So in my many journeys in the work place I have experienced different levels of this new retail landscape. Something that seems to be really prevalent is consumers are setting new rules. What I mean by this is that consumers aren’t following the rules that are in place by a business or service. They are circumventing the system with threats and bad attitudes, following an unwritten rule of the internet in real life, if I bitch loud enough I get my way.
When did this happen? Why did this happen? Is it hurting us and disconnecting us from one another? The short answer to the last question is: yes. But lets touch on the first few questions first.
When did this happen:
Plenty of sites and articles probably have answered this with some sense of certainty that I cannot provide to you. All I know is that when I was growing up in the 1990’s this attitude did exist but it was a lot less prevalent, vocal, often even violent. I remember seeing angry people in the return line at Target but I don’t remember seeing people go off on employees as much as I do now. What I will say though is that people often don’t abuse these new systems of getting their way as often in large businesses as they do small, in person at least.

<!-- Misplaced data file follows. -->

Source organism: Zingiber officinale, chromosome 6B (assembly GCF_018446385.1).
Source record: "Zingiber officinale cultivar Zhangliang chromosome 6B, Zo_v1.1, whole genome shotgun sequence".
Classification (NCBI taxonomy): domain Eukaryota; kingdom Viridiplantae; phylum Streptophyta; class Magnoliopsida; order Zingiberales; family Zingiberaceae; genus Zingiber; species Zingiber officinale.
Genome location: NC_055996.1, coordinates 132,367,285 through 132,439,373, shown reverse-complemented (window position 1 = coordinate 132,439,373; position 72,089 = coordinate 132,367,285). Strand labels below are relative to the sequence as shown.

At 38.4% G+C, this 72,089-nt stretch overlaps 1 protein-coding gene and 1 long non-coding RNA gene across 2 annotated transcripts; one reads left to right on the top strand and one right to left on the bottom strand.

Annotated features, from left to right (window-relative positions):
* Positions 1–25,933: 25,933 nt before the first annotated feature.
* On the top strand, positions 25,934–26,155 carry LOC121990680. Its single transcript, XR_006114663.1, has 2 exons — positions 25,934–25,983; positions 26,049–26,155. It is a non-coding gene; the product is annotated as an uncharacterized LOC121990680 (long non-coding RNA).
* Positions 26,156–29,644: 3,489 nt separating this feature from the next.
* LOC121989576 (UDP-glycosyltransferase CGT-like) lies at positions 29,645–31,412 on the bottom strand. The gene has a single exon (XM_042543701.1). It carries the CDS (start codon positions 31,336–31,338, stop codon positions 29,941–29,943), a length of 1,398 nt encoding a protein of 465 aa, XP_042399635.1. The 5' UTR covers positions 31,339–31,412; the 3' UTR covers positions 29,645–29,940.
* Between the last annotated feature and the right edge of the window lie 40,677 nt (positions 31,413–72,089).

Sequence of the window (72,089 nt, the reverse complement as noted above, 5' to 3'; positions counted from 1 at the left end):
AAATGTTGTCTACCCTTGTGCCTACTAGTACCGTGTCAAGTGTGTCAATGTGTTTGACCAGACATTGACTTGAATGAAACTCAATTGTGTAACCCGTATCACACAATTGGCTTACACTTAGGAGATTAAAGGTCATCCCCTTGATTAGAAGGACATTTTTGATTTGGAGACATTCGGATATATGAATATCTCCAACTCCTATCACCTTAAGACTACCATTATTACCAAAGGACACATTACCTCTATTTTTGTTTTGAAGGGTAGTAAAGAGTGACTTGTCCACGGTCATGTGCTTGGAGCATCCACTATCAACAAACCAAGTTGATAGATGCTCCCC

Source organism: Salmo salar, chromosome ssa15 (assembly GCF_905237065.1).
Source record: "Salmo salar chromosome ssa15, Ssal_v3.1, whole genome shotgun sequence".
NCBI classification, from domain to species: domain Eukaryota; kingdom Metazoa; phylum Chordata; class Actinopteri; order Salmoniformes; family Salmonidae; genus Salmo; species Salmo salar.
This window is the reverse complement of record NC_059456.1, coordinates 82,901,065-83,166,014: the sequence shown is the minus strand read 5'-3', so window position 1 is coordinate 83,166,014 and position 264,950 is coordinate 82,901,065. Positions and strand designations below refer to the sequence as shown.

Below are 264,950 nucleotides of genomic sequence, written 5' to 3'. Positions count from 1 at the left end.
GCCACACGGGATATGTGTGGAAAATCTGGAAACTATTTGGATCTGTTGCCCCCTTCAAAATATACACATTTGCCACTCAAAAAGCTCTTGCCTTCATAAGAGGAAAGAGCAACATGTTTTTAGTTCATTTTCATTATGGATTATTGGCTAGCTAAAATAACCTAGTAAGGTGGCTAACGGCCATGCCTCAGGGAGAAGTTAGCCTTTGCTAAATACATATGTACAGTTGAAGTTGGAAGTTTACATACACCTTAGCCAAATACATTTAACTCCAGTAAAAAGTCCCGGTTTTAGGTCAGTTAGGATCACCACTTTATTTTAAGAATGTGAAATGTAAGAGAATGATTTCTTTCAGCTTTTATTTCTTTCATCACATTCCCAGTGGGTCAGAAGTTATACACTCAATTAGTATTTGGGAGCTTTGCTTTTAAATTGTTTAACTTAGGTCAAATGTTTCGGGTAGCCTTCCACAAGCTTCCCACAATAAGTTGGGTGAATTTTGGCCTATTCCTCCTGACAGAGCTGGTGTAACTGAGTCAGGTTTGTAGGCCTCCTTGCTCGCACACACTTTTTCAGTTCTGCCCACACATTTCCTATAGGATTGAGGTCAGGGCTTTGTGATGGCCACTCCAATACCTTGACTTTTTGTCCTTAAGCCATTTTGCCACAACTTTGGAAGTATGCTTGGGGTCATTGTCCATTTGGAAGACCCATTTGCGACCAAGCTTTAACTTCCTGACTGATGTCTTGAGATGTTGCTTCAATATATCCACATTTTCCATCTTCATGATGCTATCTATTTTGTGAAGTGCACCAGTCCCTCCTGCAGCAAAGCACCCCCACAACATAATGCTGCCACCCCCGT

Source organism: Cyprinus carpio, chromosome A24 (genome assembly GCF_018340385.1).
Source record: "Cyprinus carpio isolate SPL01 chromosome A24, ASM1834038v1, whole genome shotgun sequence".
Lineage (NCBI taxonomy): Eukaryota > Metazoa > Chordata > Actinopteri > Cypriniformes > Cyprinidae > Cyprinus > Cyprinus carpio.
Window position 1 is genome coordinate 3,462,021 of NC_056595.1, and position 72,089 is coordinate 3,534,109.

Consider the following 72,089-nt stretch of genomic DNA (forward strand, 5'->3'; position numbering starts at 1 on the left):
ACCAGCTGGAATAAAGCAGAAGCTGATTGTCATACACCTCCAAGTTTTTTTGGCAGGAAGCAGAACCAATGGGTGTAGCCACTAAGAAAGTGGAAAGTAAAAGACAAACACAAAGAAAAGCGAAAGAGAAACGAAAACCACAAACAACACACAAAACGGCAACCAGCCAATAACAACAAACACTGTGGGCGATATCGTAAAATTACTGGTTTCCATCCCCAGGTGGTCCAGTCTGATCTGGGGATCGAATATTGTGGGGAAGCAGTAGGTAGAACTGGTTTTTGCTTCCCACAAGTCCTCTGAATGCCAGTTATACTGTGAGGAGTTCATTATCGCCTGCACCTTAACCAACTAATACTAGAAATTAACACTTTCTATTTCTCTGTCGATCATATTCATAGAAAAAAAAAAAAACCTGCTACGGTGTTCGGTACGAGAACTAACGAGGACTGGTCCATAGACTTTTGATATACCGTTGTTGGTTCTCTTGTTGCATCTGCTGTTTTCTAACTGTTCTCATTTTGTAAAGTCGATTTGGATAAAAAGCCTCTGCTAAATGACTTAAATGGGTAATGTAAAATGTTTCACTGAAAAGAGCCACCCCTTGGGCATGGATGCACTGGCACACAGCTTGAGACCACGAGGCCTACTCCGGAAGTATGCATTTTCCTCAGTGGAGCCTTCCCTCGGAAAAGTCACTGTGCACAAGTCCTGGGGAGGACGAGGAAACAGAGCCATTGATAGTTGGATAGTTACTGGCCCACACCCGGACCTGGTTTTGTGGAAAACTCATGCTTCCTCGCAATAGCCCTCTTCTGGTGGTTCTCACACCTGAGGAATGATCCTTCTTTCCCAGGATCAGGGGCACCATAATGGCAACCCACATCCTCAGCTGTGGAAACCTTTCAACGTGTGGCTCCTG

The internet birthed another way to air complaints about companies. Though it seemed that people started to realize that in larger business you could never reach a high enough person in real life to truly get your way. So, they turned to twitter, yelp, and blogging. If you scream loud enough and enough people hear you sometimes you get a response/ your “way”. With small companies it is much easier to get up the ladder in person, people are starting to learn from their experience online and are utilizing it in real life.